declined, dedicating his time to
using plastinated bodies purely for
education instead.
Here are his takes on the contro-

versy, the University's lab and the
future of his own body:

The first time I saw a plastinated people actually cont
cadaver was in 1987. Our lab got their bodies exhibit
these two specimens that I really
liked. I thought of it as a very useful (Donating my owi
tool for teaching anatomy. is not only my dE
it's related to my fat
Originally, I'm from Iraq. My sib- well. But the idea is;
lings are all over the place: Libya, idea. Why not?
Abu Dhabi, Warsaw. That's the way,
I think, that most Iraqi families are I had a ticket
now. to ("Our Body;
the Universe
Plastination starts with the idea Within"), but
that if you want to preserve a piece I gave itto our
of tissue, even during the times of secretary. I
Egyptians, you take all the water see a lot of
out. There have been different plastinated
methods, they use chemicals now cadavers.
- Acetone. After using that, we put
the specimen in a pressurized sili- The cadav-
cone chamber. The acetone bubbles ers are the
out and then your tissue is ready to students'
dry. firstpatients.
As such, they
You dissect as you need to. You are treated with
clean the tissue, of course; you immense respect.
bleach it to remove any stains or Over the decades,
clots. You can dissect afterwards, we've been able
but initially when the tissue's still to build a trusting
soft, it's much better. relationship with
donors.
The controversy is there. It
started a long time ago actually. - As told to
Von Haggens himself started using Anne VanderMey

sented to having
ed.
m body)
lecision,
mrily as
a good P

these cadavers for exhibition. The
question initially was where the
cadavers came from and whether

jects' interactions with strangers.
Oxytocin is also released during
orgasm in both sexes, induces labor,
and precipitatesbreastfeeding.
"It facilitates social memory,"
said Stephanie Brown, a social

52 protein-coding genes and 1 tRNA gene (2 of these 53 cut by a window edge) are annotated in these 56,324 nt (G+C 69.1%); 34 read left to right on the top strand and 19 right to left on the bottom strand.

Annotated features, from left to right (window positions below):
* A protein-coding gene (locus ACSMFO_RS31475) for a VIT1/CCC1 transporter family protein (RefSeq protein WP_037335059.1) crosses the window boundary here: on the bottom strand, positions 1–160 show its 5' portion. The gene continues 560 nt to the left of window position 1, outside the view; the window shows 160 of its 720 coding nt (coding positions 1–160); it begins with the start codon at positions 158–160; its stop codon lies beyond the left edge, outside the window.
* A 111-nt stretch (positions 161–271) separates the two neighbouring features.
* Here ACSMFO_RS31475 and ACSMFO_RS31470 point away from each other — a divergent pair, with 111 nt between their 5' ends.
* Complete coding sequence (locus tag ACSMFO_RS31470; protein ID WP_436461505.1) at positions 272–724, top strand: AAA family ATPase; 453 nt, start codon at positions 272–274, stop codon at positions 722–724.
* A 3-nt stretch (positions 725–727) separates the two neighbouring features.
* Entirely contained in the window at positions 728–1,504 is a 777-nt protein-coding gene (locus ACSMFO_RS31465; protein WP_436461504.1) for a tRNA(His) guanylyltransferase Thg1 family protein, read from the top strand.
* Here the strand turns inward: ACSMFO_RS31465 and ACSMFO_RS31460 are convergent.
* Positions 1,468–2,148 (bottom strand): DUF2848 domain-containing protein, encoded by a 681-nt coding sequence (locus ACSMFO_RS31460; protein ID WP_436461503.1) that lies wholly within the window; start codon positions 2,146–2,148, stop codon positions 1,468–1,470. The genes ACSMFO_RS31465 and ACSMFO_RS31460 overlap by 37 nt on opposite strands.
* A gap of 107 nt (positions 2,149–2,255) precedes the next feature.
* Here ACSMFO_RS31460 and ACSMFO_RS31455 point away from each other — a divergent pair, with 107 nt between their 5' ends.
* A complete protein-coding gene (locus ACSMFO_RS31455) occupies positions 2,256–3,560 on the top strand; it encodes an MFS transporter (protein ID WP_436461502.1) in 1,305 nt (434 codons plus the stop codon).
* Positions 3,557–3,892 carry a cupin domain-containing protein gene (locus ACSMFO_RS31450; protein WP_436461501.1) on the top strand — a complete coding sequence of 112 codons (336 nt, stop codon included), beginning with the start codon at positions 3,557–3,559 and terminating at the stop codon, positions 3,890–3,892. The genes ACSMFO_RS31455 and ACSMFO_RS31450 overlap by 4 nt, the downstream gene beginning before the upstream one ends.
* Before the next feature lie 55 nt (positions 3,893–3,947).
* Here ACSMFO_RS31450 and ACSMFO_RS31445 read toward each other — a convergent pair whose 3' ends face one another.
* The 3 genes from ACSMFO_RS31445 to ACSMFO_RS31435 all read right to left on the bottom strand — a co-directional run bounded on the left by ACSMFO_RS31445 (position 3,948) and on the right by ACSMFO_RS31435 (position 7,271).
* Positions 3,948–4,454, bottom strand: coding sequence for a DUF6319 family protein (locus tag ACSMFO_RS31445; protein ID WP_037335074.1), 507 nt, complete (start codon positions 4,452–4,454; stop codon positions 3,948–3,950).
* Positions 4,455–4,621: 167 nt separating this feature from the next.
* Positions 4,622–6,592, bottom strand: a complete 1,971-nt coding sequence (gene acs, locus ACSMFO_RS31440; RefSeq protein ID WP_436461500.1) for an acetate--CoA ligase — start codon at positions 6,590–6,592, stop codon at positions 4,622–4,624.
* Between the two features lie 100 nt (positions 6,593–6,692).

psychologist in the Evolution and
Human Adaptation Program. Close
relationships form the cornerstone
of Brown's Selective Investment
Theory.
"The theory suggests thatour
feelings of being close to people
we love are actually designed
to suppress our self interest,"
Brown said. It eschews the tra-
ditional view of social relation-
ships as helping us to get more
of our needs met than we could
alone.
The social bonds facilitated
by oxytocin may have "evolved
to counteract more primitive
feelings of self-preservation,"
Brown said.
Many of the behaviors of love
can be described as costly to the self
and beneficial to another, all in the

name of attachment. But it's a short
leap from there to dysfunctional
behavior.
"These kinds of attachments
have something to do with behav-
iors that we consider insane such
as homicide or sexual jealousy,
or even something like terrorist
attacks," Brown said. "We found
the same motivational architec-
ture that gets you to care for a
newborn is at play in people ready
to kill themselves."
So we pick and choose; we invest
our energy in a select few people
and even then in moderation. But
if it so happens that we lose control
- if we throw caution to the wind
- the results can be intoxicating,
disorienting and even dangerous.
It's in these circumstances that we
may have the great luck and ensu-
ing woe of being in the thralls of
that most perfect insanity.
But love also redeems. The evi-
dence shows that love pulls us out-
side of our meager selves. We didn't
need a scientist to tell us that.

Inspiraton* Explotion* E4talo

FcI- J flyI ,LINFLL.?/yai y

Visualizing
Black Culture,
1850 to the Present

UmVnESITY Of M4IC N

Lecture by Deborah Wi
Thursday, February 15, 4 pm
Anderson Room, Michigan Union

o
116 Intro Geology: 6 credito Gao-41 Ecosystem ocience: 5 credits
ection re e 2-J0,5 22 E y Jene 22-Jdy 23,2007
neoc I:oJ i 3Au o5207 anyletro1emCcouwse
AmClt-301 /Eg-317 History and Uternture
of the ockies: 3 credits
June 22-,Jisy1t, 2007
w+eolsamamick
734-615-9600

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Statement make
it happen.
Send an e-mail to